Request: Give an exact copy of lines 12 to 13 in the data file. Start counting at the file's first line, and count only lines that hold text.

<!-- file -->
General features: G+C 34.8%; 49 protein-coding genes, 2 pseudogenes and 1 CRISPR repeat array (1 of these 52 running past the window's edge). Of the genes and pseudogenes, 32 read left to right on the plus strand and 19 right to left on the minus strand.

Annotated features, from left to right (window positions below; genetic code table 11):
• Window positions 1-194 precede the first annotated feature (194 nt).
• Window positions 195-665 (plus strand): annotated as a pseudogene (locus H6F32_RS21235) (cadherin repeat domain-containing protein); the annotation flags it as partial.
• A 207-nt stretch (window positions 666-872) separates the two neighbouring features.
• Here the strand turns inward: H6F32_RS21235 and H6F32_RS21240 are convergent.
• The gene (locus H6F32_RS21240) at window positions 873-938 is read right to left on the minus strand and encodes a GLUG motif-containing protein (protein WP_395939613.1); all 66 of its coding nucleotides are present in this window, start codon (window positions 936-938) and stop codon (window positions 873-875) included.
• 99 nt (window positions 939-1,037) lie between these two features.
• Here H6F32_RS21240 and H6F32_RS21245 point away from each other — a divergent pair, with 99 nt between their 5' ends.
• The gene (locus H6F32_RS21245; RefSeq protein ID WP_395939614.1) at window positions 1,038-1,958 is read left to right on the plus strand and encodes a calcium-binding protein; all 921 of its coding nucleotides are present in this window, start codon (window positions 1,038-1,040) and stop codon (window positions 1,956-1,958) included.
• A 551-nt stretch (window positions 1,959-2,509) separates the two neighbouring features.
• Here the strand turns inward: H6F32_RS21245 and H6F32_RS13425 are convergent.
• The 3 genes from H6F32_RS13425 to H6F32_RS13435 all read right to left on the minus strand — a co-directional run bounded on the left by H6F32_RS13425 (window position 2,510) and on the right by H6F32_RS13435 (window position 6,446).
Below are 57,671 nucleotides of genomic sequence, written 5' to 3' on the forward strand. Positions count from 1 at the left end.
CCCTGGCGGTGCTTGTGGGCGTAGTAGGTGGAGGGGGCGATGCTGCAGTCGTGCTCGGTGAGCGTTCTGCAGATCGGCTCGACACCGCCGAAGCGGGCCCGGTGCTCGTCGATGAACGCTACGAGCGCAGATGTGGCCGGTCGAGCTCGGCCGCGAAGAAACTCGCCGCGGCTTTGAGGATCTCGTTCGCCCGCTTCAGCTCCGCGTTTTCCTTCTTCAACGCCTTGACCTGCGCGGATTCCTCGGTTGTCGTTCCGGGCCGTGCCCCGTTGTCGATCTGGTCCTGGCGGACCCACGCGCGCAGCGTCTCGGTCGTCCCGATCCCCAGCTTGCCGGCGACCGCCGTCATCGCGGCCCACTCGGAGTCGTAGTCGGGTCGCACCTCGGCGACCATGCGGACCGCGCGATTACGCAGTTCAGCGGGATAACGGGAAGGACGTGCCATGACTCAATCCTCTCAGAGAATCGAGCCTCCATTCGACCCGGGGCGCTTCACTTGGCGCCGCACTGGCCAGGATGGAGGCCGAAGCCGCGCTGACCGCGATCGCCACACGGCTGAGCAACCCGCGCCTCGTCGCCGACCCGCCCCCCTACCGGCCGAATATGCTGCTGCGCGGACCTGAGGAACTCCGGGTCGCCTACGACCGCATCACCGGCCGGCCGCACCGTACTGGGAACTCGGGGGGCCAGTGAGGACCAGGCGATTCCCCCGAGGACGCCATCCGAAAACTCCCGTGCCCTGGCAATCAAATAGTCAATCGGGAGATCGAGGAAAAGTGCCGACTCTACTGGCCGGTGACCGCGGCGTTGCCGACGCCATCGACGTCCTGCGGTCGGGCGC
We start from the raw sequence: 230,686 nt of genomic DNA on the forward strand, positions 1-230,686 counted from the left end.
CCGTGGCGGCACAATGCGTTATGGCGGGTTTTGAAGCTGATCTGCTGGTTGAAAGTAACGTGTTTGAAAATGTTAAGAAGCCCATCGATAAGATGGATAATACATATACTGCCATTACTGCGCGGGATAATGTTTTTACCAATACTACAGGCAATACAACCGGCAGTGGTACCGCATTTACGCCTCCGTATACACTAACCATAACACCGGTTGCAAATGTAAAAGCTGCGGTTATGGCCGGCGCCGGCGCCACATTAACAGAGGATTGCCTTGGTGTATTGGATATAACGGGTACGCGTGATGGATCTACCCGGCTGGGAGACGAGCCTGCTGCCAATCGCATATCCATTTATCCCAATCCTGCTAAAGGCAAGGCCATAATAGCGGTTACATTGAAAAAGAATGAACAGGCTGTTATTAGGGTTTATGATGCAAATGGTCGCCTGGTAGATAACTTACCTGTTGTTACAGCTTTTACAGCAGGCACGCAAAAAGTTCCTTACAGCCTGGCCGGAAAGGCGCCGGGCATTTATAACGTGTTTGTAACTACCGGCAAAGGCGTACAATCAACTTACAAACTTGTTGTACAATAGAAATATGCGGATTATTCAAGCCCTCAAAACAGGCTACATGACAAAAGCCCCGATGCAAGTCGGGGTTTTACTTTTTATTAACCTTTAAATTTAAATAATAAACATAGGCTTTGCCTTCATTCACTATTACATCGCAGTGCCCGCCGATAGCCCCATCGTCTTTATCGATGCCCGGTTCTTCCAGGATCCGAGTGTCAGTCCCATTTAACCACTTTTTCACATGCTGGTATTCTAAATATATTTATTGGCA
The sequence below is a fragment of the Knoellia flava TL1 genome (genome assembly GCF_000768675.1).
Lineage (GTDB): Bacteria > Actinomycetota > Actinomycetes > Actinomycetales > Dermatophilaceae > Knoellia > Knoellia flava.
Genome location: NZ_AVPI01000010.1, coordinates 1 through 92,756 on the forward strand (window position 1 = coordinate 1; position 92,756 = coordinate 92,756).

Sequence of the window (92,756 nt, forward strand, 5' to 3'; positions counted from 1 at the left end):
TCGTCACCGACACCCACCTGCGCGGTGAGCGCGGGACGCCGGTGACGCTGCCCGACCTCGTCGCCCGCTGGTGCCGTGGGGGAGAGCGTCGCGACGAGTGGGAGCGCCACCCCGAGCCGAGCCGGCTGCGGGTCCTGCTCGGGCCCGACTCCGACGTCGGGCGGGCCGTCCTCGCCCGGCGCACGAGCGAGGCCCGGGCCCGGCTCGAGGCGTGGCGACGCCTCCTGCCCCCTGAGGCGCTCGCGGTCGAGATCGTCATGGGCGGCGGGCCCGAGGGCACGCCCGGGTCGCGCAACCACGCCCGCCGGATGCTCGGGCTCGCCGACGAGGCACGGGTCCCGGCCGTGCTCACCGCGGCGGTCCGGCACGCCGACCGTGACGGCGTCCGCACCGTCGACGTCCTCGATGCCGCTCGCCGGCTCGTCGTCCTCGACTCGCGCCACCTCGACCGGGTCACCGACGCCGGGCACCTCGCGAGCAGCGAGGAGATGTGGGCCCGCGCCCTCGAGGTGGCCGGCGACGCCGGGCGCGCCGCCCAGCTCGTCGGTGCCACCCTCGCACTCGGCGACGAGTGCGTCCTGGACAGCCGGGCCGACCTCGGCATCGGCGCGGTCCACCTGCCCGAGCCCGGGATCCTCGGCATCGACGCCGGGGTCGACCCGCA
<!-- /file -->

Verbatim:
• Here the strand turns inward: H6F32_RS21245 and H6F32_RS13425 are convergent.
• The 3 genes from H6F32_RS13425 to H6F32_RS13435 all read right to left on the minus strand — a co-directional run bounded on the left by H6F32_RS13425 (window position 2,510) and on the right by H6F32_RS13435 (window position 6,446).